Practical Guidance for Implementing the New Lease Standard

Practical Guidance for Implementing the New Lease Standard

The joint project between the FASB and the International Accounting Standards Board to enhance financial reporting standards for leasing activities has been underway since 2006. With implementation dates postponed several times, most recently due to the COVID-19 pandemic, it sometimes seemed as if the standard would never take effect.

But the time is now for organizations to adopt the reporting practices they will need to comply with the new lease standard, as it is now effective for public not-for-profit (NFP) organizations and will become effective for all other entities for fiscal years beginning after December 15, 2021.


In February 2016, the Financial Accounting Standards Board (“FASB”) issued Accounting Standards Update (“ASU”) No. 2016-02, Leases (codified as ASC 842). The main objectives are to increase comparability and transparency among entities, to reduce off-balance-sheet risk and to reflect the substance of the leasing transactions in the financial statements. Currently, the operating leases are disclosed in the financial statements, however, disclosure alone does not capture the full substance of the transaction.

ASC 842 will require organizations that lease assets, referred to as lessees, to recognize on the balance sheet (or statement of financial position) the present value of the assets and liabilities for the rights and obligations created by those leases. How a lease will be measured and reported in an organization’s financial statements will depend on whether the lease is classified as a finance or operating lease. Prior to the implementation of ASC 842, only leases that met certain criteria to be classified as capital leases were recognized on the balance sheet. Under Topic 842, operating leases with terms of more than 12 months will be recognized as assets and liabilities.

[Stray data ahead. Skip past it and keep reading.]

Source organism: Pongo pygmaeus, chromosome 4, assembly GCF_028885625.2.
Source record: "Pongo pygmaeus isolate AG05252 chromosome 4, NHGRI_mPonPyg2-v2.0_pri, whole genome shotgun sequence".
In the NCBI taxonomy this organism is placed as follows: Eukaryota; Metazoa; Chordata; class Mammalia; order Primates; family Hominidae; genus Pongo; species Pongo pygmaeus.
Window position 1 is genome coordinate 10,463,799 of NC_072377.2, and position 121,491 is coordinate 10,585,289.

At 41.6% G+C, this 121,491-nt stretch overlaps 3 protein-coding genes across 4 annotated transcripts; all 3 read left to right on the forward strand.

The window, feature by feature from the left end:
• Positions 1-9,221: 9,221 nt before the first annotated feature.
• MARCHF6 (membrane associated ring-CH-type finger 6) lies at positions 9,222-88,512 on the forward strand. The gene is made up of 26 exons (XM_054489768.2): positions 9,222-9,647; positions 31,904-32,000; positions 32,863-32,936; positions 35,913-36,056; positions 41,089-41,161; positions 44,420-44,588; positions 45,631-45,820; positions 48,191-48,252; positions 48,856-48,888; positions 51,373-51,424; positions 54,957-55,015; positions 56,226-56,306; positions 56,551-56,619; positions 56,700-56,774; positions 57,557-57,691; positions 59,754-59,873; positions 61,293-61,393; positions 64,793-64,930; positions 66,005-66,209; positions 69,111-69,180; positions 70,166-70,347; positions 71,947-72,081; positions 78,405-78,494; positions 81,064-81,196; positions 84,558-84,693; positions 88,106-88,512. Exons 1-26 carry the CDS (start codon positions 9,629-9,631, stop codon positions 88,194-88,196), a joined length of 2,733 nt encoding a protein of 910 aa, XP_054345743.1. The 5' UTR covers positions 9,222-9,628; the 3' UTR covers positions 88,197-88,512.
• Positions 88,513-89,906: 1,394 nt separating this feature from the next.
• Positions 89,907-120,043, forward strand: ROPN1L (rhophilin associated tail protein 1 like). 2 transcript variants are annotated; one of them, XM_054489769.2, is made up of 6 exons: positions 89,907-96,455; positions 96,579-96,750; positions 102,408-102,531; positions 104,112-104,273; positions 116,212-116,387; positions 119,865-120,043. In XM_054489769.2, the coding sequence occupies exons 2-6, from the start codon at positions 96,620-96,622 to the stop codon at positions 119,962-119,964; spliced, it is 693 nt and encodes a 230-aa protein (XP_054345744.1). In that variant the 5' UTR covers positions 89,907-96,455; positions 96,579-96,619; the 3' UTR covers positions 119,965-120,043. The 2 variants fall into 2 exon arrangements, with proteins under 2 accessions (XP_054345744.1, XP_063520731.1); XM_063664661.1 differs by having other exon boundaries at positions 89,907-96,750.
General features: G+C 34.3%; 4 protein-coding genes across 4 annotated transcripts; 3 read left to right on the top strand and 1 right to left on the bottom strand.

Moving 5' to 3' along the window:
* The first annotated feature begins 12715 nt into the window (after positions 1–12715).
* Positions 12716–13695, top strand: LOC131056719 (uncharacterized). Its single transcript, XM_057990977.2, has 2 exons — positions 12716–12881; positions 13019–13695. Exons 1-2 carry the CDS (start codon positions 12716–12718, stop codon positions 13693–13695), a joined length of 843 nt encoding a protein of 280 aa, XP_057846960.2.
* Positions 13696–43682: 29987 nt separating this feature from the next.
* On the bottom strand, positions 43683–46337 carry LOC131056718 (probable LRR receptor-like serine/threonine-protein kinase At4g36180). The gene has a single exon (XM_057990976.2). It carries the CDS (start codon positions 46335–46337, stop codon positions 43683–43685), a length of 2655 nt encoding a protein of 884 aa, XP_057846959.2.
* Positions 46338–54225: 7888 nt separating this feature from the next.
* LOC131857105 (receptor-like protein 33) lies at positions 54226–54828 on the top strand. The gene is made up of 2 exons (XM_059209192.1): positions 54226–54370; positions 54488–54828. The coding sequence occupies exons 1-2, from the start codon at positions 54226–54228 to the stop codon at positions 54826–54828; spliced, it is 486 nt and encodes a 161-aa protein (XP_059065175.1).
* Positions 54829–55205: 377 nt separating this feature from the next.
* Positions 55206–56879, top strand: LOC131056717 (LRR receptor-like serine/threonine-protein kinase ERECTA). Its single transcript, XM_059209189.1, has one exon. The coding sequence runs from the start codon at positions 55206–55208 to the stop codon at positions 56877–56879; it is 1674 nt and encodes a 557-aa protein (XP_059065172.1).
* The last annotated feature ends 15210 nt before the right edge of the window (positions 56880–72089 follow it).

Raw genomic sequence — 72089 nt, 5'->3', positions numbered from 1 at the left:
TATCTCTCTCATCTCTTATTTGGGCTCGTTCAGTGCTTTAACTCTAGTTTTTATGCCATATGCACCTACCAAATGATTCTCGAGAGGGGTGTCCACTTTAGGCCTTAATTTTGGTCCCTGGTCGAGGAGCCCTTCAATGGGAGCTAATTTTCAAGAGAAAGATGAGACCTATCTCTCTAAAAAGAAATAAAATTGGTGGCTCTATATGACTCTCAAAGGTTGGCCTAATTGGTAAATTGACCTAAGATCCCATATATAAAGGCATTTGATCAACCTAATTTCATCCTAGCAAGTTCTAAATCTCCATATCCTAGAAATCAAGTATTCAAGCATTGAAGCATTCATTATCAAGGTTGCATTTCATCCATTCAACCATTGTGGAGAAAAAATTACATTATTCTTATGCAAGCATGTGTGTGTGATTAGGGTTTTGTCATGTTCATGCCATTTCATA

Effective Dates

As a result of COVID-19, the FASB provided a deferral option for the lease standard for one year, including for those public NFP entities that had not yet issued financial statements (or made available for issuance) reflecting the adoption. Therefore, ASC 842 is now effective for public NFP entities for fiscal years beginning after December 15, 2019 (i.e., calendar 2020 or fiscal 2021), and all other entities for fiscal years beginning after December 15, 2021 (i.e., calendar 2022 or fiscal 2023).

Transition Guidance

During 2018, the FASB issued ASU 2018-11 that provided some targeted improvements to the lease standard, providing additional transition guidance. Entities may elect not to recast the comparative periods presented when adopting ASC 842. This allows entities to report comparative periods for financial reporting and not to restate the comparative periods in transition. For example, if an entity adopted the lease standard in the 2020 fiscal year, it can opt to not restate 2019 fiscal year balance sheet information and still present fully comparative financial statements.

Given that several years have passed since ASC 842 was issued, most preparers and users of NFP financial statements should have some awareness of the changes that will be occurring. However, with public NFP entities required to adopt the new lease guidance for fiscal years ended December 31, 2020, it is important for NFP organizations to prioritize the time and resources that will be required to effectively implement the lease standard. In addition, NFP organizations will need to ensure that policies and procedures have been established to ensure that lease reporting and accounting is integrated into the finance function going forward.

The FASB has acknowledged that organizations will incur additional costs in implementing ASC 842. However, the FASB believes that the benefits of the leasing standard, in the form of more relevant and transparent financial statements, justify the costs that will be required of financial statement preparers.